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ADB Grant Aimed to Provide Learning Kits for Poor, Remote Students

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Key Points

  • The Philippines is in talks with the Asian Development Bank (ADB) for a grant that will allow students in far-flung areas to obtain learning materials that have been made inaccessible by the COVID-19 pandemic.
  • Thousands of last-mile schools of the DepEd are situated in geographically remote, disadvantaged, and conflict-affected areas, where only a handful of teachers typically teach hundreds of indigenous students.
  • AIIB ($750 million) and the Japan International Cooperation Agency ($460 million) already co-financed the ADB’s $1.5 billion loan for the Cares program in the Philippines.
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The Philippines is in talks with the Asian Development Bank (ADB) for a grant that will allow students in far-flung areas to obtain learning materials that have been made inaccessible by the COVID-19 pandemic.

In the Philippines, “discussions are underway to mobilize support for last-mile learning initiatives of the government to ensure sustained access to education for children in remote communities with limi­ted-to-no internet connectivity,” the ADB said in a report.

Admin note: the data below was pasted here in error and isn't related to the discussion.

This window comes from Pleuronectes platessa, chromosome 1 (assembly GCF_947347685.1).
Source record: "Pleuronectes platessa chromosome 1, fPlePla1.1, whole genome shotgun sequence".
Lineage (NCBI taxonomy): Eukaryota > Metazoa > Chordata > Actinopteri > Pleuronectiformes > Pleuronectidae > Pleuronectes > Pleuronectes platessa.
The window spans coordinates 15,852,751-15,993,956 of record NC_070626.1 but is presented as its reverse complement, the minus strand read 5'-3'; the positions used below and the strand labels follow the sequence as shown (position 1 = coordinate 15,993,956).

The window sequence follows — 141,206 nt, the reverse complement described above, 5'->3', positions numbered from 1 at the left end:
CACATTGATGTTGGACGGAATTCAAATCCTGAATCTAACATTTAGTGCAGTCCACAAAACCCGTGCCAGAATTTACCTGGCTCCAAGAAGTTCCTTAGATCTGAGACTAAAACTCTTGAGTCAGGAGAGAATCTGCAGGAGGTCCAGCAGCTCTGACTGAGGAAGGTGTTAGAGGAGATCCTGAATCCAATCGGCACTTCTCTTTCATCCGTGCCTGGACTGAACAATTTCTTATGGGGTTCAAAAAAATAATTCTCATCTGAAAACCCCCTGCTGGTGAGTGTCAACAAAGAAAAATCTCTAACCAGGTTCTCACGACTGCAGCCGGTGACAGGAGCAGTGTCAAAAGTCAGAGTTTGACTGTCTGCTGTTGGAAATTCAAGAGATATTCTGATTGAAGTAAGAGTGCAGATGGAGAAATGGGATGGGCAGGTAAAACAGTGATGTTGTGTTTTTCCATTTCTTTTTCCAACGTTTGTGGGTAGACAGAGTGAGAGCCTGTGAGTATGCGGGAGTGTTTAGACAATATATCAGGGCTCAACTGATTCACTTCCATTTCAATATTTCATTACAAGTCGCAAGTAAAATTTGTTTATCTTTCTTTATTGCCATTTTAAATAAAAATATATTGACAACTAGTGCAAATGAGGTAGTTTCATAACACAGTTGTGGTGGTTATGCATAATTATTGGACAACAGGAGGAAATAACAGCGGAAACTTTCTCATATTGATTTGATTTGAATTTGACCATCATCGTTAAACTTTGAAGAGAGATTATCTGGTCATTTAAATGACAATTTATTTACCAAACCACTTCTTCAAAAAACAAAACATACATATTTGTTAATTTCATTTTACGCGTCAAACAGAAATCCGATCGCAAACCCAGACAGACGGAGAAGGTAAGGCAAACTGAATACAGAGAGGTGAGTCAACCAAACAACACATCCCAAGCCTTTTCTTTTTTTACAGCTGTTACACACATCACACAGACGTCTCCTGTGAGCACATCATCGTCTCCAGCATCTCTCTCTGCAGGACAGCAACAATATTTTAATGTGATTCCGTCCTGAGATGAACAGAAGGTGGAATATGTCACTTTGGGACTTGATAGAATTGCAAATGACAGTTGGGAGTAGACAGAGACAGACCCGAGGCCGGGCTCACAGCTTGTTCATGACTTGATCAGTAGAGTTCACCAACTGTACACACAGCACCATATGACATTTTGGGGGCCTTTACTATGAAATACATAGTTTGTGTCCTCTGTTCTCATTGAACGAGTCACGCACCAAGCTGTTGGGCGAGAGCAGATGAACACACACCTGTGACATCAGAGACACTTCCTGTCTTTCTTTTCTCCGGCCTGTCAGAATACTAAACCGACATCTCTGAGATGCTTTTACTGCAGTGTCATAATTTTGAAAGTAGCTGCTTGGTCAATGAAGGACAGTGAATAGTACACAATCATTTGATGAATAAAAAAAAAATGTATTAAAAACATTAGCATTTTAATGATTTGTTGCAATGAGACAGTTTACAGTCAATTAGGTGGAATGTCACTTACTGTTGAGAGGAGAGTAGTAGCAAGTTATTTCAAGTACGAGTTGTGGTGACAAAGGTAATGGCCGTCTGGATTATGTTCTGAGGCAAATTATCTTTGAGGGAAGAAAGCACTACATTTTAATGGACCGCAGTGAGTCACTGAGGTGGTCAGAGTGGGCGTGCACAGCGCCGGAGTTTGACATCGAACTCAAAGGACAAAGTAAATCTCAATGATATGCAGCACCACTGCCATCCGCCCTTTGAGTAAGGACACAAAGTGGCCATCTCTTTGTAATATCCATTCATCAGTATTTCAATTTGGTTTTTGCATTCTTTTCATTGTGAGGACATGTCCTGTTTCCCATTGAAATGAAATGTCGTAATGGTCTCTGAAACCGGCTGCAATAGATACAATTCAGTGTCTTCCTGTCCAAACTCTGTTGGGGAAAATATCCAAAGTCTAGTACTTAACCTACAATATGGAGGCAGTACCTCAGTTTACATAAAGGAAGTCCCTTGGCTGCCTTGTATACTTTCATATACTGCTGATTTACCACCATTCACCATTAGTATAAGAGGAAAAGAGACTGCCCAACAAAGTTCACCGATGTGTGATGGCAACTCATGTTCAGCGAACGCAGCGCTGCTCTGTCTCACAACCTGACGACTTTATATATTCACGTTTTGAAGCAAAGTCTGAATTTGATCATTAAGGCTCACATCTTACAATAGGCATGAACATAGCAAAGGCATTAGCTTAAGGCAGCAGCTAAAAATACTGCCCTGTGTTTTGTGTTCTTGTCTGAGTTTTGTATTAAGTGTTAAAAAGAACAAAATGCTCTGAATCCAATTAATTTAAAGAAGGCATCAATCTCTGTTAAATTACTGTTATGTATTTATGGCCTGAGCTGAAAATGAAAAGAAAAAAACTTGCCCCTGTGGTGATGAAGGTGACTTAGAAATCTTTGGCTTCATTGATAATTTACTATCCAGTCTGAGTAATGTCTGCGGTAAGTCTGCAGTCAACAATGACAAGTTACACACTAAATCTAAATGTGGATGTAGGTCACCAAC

When asked for information, ADB’s country director for the Philippines, Kelly Bird, told the Inquirer that their ongoing talks with the Philippine government included a “small grant,” the sum of which had yet to be firmed up, “to help support the Department of Education’s (DepEd) last-mile learning initiative.”

Thousands of last-mile schools of the DepEd are situated in geographically remote, disadvantaged, and conflict-affected areas, where only a handful of teachers typically teach hundreds of indigenous students.

Through this upcoming grant, Bird said “children from poor families in remote areas [would] have access to all the education materials and toolkits for them to continue learning during the COVID-19 pandemic.”

Bird did not say when the grant would be approved but “we see this as a critical priority of the DepEd.”

In addition to this grant, the ADB reported that it was also seeking other co-financing partners for its COVID-19 active response and expenditure support (Cares) program in the Philippines, Indonesia, and Thailand, which could include the Australian Government and the Opec Fund and another round from the Beijing-based Asian Infrastructure Investment Bank (AIIB).

AIIB ($750 million) and the Japan International Cooperation Agency ($460 million) already co-financed the ADB’s $1.5 billion loan for the Cares program in the Philippines.

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